Coaching Interview #4 – Ainsley Fairhead

This is the fourth installment of a series of interviews with industry leaders in fields such as Strength & Conditioning, Coaching, Physical Therapy, Sports Psychology, Nutrition & Physical Education.

This week we hear from one of South Australia’s young, up and coming female Strength & Conditioning coaches, Ainsley Fairhead. I have known Ainsley for just over a decade, following her exploits as a rising star on the junior tennis circuit, and now as part of the local Strength & Conditioning community in Adelaide. Ainsley has a unique perspective on the process and structure of S&C due to being involved in a high performance environment as a talented junior tennis player. As a female, Ainsley is definitely in the minority as a female Strength & Conditioning professional but she is blazing a trail and carving out her own niche in the industry, while also learning and being mentored by some of the smartest minds in high performance cricket.

I recently caught up with Ainsley at an ASCA workshop in Adelaide where Dan Baker was presenting and while chatting afterwards, I was extremely impressed with the programming, monitoring systems and recovery modalities she had just put in place for her new squad for the upcoming season. Although I have not had many chances to ‘talk shop’ with Ainsley, it is clear that she is at the forefront of the latest happenings in the S&C world and is happy to discuss these topics, but in an applied setting, she sticks to the tried and true fundamental and foundational principles of the profession… Work Hard, Train Smart, REST.

Enjoy the interview!

saca photo

 

Can you share with the readers a little bit of your background (education, sports, previous/current role, interests).

My background in sports involved everything and anything as a youngster. My parents spent their days as a taxi driving me around to little athletics, tennis, netball, SASI volleyball, football, and swimming. It got to the point where I had to choose a main sport to focus on which was tennis. I competed at state level, national level and after highschool competed on the international circuit.

My education post Brighton High School is a Bachelor of Human Movement and Health Science Unis SA, Master of Occupational Therapy Unis SA (with 6 months to go I transferred), Master of Exercise Science specialising in Strength and Conditioning ECU (Perth). Pilates Instructor via Polestar Pilates. I guess this makes me an Exercise Scientist and a Strength and Conditioning Coach (currently completing my level 2 accreditation).

Previous roles include a physical trainer for the South Australian Metropolitan Fire Service (employed by CHG) which involved visiting fire stations in the metro area and conducting fitness sessions based on the physical requirements and fitness levels of the job. I have been a tennis coach for the past 11 years, personal trainer (working at Adelaide Fitness Solutions and Your world fitness), University Tutor at UniSA in Physical Rehab and Resistance Training, and a Wellness Consultant.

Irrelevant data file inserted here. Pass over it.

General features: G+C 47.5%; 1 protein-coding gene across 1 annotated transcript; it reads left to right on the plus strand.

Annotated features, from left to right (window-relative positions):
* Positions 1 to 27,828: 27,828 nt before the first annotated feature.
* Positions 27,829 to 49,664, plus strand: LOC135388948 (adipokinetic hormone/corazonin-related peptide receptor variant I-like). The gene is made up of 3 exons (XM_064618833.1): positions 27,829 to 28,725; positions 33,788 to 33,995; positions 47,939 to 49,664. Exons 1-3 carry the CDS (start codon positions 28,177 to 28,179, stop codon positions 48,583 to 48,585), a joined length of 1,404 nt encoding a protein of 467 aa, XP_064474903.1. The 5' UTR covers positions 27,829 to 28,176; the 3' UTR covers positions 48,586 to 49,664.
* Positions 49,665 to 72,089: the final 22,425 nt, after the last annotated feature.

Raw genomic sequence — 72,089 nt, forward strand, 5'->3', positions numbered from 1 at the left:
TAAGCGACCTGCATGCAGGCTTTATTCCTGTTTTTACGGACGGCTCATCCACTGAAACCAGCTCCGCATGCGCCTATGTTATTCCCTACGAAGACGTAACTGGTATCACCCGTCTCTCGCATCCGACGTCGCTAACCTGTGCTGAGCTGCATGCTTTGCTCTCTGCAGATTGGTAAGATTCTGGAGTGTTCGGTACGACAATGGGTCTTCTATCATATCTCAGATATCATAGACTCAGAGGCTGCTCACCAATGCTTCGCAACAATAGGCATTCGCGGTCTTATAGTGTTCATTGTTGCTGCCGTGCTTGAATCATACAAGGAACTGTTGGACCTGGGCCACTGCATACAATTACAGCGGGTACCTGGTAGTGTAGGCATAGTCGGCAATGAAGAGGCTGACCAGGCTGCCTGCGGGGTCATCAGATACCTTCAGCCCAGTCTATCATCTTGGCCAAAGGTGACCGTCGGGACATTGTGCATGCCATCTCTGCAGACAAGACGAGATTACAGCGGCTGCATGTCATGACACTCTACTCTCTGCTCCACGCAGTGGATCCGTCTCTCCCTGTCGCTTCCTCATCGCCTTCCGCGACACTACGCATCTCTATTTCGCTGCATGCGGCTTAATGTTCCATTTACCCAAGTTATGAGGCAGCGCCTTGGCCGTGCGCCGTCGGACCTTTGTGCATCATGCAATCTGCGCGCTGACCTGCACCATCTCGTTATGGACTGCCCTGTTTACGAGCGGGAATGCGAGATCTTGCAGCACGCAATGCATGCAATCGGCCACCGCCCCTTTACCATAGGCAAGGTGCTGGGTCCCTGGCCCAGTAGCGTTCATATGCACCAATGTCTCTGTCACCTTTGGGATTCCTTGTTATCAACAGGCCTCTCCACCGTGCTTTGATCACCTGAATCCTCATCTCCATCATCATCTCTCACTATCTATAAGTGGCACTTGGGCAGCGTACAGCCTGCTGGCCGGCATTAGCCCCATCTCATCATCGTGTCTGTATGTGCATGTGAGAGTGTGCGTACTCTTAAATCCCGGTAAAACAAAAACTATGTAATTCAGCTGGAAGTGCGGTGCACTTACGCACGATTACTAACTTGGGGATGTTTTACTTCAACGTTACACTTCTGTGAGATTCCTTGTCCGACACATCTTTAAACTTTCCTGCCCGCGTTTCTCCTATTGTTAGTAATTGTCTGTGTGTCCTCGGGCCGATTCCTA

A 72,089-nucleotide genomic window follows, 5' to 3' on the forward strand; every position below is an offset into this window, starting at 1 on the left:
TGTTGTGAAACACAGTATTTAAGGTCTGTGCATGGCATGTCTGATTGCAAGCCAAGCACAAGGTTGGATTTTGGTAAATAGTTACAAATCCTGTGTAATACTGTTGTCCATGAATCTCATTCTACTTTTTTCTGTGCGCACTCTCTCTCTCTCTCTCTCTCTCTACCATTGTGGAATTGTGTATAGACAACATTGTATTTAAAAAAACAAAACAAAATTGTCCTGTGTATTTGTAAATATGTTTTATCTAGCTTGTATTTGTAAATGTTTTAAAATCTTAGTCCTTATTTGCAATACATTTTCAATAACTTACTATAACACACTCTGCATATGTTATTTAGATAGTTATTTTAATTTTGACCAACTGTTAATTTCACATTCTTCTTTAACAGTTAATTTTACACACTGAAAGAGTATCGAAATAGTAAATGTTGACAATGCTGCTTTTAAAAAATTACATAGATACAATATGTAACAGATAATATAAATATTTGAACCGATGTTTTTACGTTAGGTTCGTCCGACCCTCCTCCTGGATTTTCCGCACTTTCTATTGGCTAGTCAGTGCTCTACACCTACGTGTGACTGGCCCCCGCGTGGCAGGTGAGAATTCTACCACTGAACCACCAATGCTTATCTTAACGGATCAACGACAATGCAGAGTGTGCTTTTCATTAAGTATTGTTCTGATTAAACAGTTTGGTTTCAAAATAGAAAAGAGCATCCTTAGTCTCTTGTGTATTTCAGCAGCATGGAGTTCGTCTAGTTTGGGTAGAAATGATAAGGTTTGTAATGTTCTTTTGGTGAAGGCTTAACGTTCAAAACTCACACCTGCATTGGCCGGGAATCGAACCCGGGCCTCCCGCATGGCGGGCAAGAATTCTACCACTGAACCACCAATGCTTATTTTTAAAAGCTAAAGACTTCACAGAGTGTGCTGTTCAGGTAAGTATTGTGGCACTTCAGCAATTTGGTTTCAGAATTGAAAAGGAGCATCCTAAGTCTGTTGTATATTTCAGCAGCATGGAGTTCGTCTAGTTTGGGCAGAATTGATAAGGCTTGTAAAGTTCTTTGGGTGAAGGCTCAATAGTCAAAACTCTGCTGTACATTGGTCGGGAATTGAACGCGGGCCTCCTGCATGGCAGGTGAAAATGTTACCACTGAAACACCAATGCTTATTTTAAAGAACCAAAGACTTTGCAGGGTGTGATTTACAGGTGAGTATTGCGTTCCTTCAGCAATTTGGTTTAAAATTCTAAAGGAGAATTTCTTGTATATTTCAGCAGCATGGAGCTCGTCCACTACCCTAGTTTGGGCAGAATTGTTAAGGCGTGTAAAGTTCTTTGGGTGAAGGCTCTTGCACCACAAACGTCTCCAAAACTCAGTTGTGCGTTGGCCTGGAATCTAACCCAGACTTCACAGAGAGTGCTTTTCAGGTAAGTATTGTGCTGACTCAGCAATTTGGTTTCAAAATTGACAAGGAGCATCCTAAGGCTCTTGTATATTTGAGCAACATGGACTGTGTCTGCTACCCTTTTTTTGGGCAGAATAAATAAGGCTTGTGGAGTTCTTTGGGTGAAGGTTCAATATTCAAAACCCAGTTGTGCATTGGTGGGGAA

My current roles is Strength and Conditioning coach at SACA for the Scorpions (female state cricket team), and I have recently opened my own business (see at the bottom) offering strength and conditioning for athletes and personal training for the general population.

Although ever increasing, females are the still the minority in the Strength & Conditioning field. Can you describe how you have found the culture in the industry for female strength coaches?

Females are a minority in this industry however I do believe associations such as ASCA are working to help recognise the importance of female S&C Coaches. Whist studying at ECU I think I was 1 of 5 females to graduate from my course amongst 60 plus men. Whilst S&C can be challenging for females to find professional work I have been fortunate enough that being a female was no issue in my current role at SACA or training the SAMFS. However, looking ahead for roles as a full time female S&C there may be some hurdles to get over.

 As a junior you were a nationally ranked singles tennis player, how did this influence you interest in the industry and your philosophy to S&C?

As a junior I was ranked number one in the state for tennis around the age of 15-16yo and reached a national high of number 11. I competed in the state league from the age of 13yo through to 27yo here in SA earning player of the year on numerous occasions. My sporting background has had a huge influence on my career choice. Unfortunately due to injury (3 bulging discs in my lower back) whilst playing tennis on the circuit in the US back in 2008/9 I was forced to put my dreams of becoming a tennis player aside and focus on career options. I knew I wanted to work with athletes and help them to reach their full potential. I found from personal experience unless you were in SASI or the AIS there was little help as an athlete to have correct guidance for an appropriate fitness program to suit your sport. I think knowing the motivation and drive athletes have is another reason I wanted to get into the industry, they will always give it their all and excuses generally get left at the door.  Strength and Conditioning is so much more than just lifting weights at the gym… it is about using exercise prescription and rehabilitation to specifically improve performance in the athletic competition. In basic terms, I believe a full driven approach as an S&C covers all aspects necessary to reach the athletes/teams goals and full potential.

Your current role is Strength & Conditioning Coach for the SA Scorpions Women’s Cricket Team; can you detail how you ended up in the role and what the role entails?